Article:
Mare of Easttown’s Angourie Rice Is No Longer The Girl Next Door


Angourie Rice’s Siobhan Sheehan might be the only character in HBO’s hit detective drama Mare of Easttown who isn’t actively languishing. In other words, the daughter of titular character Mare Sheehan (Kate Winslet) might have gone to therapy willingly, and it shows.

Mare‘s central mystery revolves around the death of a young woman named Erin McMenamin and the earlier disappearance of another teenage girl named Katie Bailey, both from the Pennsylvania township of Easttown, where Mare works as a detective. But while these events provide the puzzle pieces of Mare’s case load, the emotional core is Mare herself, and the characters she spends the most time with: most importantly, her family. She lives with both her mother (Jean Smart) and daughter under the same roof, all three of them coping (to various levels of success) with the death of Mare’s eldest, Kevin (Cody Kostro), and Mare’s subsequent spiral into divorce, depression, and drinking. They’re also collectively raising Kevin’s young son, Drew (Izzy King), and fighting desperately to keep him as Drew’s mother, a recovering addict named Carrie (Sosie Bacon), launches her own battle for custody.

In the midst of all this chaos is Siobhan, a high school student who doesn’t fall into the trope of embittered teenager ravaged by her family’s traumas. Instead, she seems remarkably well-adjusted, if, understandably, a little pissed at her parents. She’s the textbook parentified child, afraid to leave home for college lest the place fall apart without her. She processes her grief by making tender video projects about her brother. She’s queer and seems to have no qualms about showing it. She’s falling in love with a girl who likes the music she makes in her band. She seems, if not happy, at least not actively miserable.

Some think it’s all a guise, and Siobhan is actually the murderer who killed Erin (and perhaps even kidnapped Katie). It would certainly make for a riveting twist in an otherwise stale television genre. But it’s much more likely that Siobhan is simply a good example of what happens when people do the mental work of grief processing—and give themselves the time and space and energy to heal, however long it takes and however unfinished the work may be.

To learn more about the inspirations behind Siobhan’s ray of light in the dark Easttown universe—as well as what might be next for the show— asked Rice to spill as many details as she was allowed.

How did Mare of Easttown first land in your lap?

I auditioned for it first here in Australia; I sent my tape in. I didn’t think it would go anywhere, because I had played nice girl-next-door characters, and Siobhan isn’t that. I felt like I probably wouldn’t get it. And then I was in LA for something else, and they asked me to do a callback, then they asked me to do a meeting with the director and writer, and I thought, Okay. They’ll probably give me notes and I’ll go and do another audition. They offered me the job, and I was so pleased and really shocked.

What was your impression as you were reading the script and as you started to rehearse?

I had read the first two episodes, and I obviously knew that Kate [Winsley] was attached, and I knew it was HBO, but I really connected with Siobhan and her story. I got so invested in the whole community of characters—not only the mystery, but everyone [in Easttown].

What really interested me about the story was, you’ve got these three generations of women living in a house together. We went into a rehearsal process where we would get all the characters who interacted with each other or who were related into a room and speak about their history, their background, their family dynamic and also, I think, the timeline of what happened.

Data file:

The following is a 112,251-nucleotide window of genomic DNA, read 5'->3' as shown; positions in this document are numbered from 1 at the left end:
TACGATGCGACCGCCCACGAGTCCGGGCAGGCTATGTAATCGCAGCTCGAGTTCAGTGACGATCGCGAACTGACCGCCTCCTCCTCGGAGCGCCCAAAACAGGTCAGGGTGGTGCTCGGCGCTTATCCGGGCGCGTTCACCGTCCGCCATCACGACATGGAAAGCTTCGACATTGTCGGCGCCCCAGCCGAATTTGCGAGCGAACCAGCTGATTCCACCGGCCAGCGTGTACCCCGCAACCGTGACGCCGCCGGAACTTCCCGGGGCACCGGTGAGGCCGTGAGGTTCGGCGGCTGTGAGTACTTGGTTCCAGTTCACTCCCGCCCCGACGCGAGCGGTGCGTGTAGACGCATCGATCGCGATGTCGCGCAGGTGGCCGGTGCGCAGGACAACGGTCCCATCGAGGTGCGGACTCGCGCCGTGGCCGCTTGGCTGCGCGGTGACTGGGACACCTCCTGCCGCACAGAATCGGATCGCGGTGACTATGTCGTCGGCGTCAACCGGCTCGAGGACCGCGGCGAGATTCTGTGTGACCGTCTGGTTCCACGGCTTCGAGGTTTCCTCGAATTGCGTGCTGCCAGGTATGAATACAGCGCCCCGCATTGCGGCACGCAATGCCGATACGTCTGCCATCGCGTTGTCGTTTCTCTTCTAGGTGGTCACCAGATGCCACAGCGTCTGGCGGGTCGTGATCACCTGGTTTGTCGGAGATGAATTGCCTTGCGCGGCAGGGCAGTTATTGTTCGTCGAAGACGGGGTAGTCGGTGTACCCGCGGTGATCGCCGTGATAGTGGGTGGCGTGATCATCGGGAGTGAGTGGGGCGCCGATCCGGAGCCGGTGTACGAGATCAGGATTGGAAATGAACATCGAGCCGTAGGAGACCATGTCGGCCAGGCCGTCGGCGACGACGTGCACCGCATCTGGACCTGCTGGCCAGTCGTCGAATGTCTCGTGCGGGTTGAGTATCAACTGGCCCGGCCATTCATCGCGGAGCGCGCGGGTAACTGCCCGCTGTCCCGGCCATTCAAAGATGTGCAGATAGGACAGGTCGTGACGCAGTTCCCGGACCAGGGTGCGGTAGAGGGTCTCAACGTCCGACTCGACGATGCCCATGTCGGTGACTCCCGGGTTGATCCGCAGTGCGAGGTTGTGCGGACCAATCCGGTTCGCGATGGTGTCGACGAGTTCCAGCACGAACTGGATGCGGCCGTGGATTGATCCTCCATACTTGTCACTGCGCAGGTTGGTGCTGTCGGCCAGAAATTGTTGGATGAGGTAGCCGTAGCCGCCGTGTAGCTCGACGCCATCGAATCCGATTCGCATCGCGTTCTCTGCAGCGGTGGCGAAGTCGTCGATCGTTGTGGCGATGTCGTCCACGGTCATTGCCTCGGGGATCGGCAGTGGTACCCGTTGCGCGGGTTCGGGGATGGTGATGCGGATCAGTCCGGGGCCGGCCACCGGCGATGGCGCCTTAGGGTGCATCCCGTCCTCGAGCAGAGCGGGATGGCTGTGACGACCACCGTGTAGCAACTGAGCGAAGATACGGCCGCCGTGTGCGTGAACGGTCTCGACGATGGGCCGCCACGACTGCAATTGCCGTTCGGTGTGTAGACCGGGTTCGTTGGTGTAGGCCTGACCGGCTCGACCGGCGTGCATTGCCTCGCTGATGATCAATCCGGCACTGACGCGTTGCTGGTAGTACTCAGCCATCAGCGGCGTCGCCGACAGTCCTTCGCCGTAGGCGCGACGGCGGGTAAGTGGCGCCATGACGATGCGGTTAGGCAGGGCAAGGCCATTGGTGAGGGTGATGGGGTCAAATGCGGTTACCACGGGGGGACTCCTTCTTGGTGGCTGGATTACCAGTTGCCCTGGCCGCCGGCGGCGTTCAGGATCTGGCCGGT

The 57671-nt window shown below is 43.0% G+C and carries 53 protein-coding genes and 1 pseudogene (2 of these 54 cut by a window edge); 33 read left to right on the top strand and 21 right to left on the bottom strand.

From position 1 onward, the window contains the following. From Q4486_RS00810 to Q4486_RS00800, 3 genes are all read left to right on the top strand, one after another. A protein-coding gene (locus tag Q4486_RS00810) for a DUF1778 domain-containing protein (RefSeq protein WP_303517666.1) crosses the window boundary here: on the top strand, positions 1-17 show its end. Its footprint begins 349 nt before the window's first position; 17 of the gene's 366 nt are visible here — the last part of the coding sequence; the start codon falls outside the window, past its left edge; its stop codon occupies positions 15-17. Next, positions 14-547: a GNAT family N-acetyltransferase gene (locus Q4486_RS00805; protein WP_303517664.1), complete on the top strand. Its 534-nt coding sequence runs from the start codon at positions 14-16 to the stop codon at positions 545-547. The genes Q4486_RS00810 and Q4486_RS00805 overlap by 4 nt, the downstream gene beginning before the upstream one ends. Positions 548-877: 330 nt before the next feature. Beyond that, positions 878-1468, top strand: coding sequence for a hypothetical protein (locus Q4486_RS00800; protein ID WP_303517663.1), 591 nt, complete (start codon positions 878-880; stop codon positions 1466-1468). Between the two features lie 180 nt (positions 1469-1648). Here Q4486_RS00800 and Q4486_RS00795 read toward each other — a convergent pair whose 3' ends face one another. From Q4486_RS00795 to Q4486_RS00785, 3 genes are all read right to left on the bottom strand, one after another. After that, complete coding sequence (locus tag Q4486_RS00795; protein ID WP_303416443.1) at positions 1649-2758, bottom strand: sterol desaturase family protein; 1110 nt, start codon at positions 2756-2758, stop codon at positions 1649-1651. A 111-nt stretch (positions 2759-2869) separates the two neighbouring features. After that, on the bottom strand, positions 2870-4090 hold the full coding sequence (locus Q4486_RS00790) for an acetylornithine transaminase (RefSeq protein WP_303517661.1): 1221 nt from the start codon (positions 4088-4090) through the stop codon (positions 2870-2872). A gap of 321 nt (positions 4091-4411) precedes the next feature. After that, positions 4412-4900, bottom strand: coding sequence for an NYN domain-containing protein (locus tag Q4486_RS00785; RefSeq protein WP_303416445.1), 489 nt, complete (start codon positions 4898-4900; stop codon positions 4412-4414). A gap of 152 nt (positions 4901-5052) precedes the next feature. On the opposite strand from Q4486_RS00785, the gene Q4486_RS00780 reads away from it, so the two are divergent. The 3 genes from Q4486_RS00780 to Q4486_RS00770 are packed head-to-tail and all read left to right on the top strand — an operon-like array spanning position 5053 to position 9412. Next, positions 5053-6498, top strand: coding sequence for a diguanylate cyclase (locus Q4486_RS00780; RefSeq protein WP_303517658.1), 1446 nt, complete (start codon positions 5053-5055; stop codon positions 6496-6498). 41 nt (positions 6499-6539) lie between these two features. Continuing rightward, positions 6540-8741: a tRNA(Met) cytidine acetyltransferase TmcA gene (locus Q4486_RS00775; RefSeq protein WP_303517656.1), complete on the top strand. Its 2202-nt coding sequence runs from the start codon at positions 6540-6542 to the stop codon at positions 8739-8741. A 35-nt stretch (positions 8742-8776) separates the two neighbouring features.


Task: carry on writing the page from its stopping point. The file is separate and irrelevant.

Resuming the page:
I really loved that process of sitting down and talking about the characters, but also how we related to them and what aspects of our own lives paralleled the characters.

How did you relate to Siobhan?

We talked about this during rehearsals: She is the one holding the family together. She’s the go-between with her mom and her dad and her grandma. She’s caring for her nephew who’s, like, five.

I related to the fact that she wants to dissolve all conflict, and she’s had to grow up really quickly, because she’s a carer for this kid. She’s also taking care of her grandmother. She’s making sure that her mom and her dad don’t have this huge fight in the middle of the yard that’s embarrassing to everyone. I really related to that, feeling like you have to be fine and mature all the time because everyone else is behaving immature or falling apart.

angourie rice

Becca Kefer

Siobhan certainly seems well-adjusted, all things considered.

She has found a way to cope with everything in a way that her mother has not. That doesn’t mean that she’s totally fine and perfect, but it’s out of necessity. She’s found a way to understand and process her grief and her trauma out of necessity, because no one’s been there holding her hand through it.

Everyone kind of went their separate ways dealing with this big tragedy. I think, like, all the things that Mare is dealing with, in terms of the death of her son? Siobhan has already gone through it and found a way to understand it. That’s another thing that I loved about her character, is that she is a bit of light in the show. She’s got a love story.

I was talking to our writer the other day, Brad [Ingelsby]. He was saying like, “I don’t see this as a show that’s dark necessarily. I see it as a show about grief.” That’s the thing, I think Siobhan has realized you just have to keep going.

Siobhan is proudly, openly queer. It’s relatively rare in TV to find a queer character whose entire story arc isn’t about them struggling to come out, or them facing homophobia and trauma. What was it like, for you, exploring such a relationship?

That’s also what I loved about Siobhan’s relationship, that in this story you have an established queer relationship that doesn’t have to be made into a big thing. It’s part of Siobhan’s life; it’s part of her story, but it’s not the most important part. The most important part is that she’s falling in love.

Also, the fact that her established queer relationship [at the beginning of the show] isn’t perfect; it’s not this amazing thing to be upheld.